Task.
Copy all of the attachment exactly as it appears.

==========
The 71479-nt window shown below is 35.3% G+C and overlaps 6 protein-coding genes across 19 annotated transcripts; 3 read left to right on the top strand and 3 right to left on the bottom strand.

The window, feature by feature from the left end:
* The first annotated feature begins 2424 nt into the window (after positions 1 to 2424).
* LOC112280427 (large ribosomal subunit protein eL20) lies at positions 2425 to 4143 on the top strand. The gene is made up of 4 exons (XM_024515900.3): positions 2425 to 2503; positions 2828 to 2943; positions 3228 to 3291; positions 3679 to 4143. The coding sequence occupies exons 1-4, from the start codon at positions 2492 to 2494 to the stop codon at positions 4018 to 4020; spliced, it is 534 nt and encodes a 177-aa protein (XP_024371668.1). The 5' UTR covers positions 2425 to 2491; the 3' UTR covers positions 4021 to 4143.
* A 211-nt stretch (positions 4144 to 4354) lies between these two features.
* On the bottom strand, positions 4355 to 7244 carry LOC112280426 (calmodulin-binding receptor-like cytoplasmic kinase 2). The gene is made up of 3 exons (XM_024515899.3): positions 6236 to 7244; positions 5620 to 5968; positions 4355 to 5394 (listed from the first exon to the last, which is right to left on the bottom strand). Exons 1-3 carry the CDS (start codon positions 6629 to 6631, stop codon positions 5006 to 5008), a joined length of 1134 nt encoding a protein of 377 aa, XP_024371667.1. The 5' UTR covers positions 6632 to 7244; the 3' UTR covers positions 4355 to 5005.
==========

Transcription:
The 71479-nt window shown below is 35.3% G+C and overlaps 6 protein-coding genes across 19 annotated transcripts; 3 read left to right on the top strand and 3 right to left on the bottom strand.

The window, feature by feature from the left end:
* The first annotated feature begins 2424 nt into the window (after positions 1 to 2424).
* LOC112280427 (large ribosomal subunit protein eL20) lies at positions 2425 to 4143 on the top strand. The gene is made up of 4 exons (XM_024515900.3): positions 2425 to 2503; positions 2828 to 2943; positions 3228 to 3291; positions 3679 to 4143. The coding sequence occupies exons 1-4, from the start codon at positions 2492 to 2494 to the stop codon at positions 4018 to 4020; spliced, it is 534 nt and encodes a 177-aa protein (XP_024371668.1). The 5' UTR covers positions 2425 to 2491; the 3' UTR covers positions 4021 to 4143.
* A 211-nt stretch (positions 4144 to 4354) lies between these two features.
* On the bottom strand, positions 4355 to 7244 carry LOC112280426 (calmodulin-binding receptor-like cytoplasmic kinase 2). The gene is made up of 3 exons (XM_024515899.3): positions 6236 to 7244; positions 5620 to 5968; positions 4355 to 5394 (listed from the first exon to the last, which is right to left on the bottom strand). Exons 1-3 carry the CDS (start codon positions 6629 to 6631, stop codon positions 5006 to 5008), a joined length of 1134 nt encoding a protein of 377 aa, XP_024371667.1. The 5' UTR covers positions 6632 to 7244; the 3' UTR covers positions 4355 to 5005.